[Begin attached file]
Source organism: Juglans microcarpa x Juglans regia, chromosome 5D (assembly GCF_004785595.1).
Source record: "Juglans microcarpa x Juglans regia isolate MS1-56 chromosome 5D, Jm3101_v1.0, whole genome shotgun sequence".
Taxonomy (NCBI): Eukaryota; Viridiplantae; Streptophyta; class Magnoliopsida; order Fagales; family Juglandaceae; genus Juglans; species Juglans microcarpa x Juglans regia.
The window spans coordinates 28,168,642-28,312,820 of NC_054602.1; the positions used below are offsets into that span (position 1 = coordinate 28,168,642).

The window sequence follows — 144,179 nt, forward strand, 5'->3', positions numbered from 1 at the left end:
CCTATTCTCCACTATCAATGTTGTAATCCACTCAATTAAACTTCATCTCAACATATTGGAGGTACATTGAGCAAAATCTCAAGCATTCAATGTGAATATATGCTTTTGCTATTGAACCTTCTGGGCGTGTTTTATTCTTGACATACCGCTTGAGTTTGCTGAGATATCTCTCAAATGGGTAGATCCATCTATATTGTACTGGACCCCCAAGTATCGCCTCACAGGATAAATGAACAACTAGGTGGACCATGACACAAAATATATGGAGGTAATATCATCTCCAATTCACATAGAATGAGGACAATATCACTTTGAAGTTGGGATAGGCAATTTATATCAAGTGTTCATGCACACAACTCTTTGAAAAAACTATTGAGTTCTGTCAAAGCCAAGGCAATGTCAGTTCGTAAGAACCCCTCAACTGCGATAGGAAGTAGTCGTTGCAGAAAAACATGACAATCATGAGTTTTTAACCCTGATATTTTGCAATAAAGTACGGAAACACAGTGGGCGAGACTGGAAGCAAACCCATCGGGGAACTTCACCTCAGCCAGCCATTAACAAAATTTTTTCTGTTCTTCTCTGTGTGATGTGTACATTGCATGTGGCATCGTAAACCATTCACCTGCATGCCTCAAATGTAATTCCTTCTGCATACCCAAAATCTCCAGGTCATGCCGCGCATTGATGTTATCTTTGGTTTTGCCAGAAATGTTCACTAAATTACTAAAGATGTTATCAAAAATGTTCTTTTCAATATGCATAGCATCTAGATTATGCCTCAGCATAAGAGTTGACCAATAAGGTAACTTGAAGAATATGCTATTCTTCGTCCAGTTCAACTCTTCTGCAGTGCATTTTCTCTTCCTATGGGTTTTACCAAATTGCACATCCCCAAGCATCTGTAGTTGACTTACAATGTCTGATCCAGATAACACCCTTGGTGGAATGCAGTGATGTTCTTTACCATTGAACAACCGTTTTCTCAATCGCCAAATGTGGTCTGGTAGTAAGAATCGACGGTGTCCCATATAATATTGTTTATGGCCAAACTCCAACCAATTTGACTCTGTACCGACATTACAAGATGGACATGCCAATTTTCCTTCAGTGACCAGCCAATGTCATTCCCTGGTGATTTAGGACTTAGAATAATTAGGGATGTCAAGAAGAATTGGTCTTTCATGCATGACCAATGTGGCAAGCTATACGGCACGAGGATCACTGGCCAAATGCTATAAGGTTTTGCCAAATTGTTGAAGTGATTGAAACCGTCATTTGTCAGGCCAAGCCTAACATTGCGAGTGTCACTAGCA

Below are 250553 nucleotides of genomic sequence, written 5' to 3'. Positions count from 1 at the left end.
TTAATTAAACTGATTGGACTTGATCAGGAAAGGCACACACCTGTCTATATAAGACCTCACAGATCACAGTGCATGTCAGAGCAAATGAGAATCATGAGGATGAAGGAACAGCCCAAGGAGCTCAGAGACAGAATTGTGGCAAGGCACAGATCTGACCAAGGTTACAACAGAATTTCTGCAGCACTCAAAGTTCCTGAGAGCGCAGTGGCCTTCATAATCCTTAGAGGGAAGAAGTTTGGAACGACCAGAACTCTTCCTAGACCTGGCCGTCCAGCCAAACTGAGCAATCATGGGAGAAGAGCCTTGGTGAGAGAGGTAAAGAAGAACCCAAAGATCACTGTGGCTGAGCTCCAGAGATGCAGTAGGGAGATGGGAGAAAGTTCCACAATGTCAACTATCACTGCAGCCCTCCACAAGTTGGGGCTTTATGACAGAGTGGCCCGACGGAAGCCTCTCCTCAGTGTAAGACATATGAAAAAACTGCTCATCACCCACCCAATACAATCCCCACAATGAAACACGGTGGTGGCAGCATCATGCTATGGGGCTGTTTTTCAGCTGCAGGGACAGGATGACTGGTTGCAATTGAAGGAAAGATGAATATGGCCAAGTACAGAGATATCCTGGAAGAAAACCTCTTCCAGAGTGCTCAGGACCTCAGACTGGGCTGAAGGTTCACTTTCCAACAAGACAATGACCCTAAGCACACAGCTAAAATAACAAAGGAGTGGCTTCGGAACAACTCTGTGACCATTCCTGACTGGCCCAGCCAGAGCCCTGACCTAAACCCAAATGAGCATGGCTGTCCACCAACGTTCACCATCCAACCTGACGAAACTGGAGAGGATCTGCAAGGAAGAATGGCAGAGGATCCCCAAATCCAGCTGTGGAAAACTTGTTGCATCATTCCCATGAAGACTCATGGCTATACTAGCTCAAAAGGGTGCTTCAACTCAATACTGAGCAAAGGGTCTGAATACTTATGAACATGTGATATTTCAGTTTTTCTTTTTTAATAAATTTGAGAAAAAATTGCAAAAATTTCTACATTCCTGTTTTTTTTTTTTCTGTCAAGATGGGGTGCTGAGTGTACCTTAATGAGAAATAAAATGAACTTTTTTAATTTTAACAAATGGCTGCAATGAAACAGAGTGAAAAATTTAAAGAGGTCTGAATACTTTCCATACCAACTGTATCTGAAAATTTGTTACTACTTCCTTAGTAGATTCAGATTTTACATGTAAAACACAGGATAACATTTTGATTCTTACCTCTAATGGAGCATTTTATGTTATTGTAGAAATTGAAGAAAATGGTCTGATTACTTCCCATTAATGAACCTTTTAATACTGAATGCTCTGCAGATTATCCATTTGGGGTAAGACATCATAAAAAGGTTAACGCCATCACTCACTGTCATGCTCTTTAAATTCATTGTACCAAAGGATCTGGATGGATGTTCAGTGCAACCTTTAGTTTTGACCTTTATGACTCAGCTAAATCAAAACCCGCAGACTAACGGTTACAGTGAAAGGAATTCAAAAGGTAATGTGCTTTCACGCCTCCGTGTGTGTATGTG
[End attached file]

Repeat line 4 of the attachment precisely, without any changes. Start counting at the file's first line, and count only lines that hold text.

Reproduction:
The window spans coordinates 28,168,642-28,312,820 of NC_054602.1; the positions used below are offsets into that span (position 1 = coordinate 28,168,642).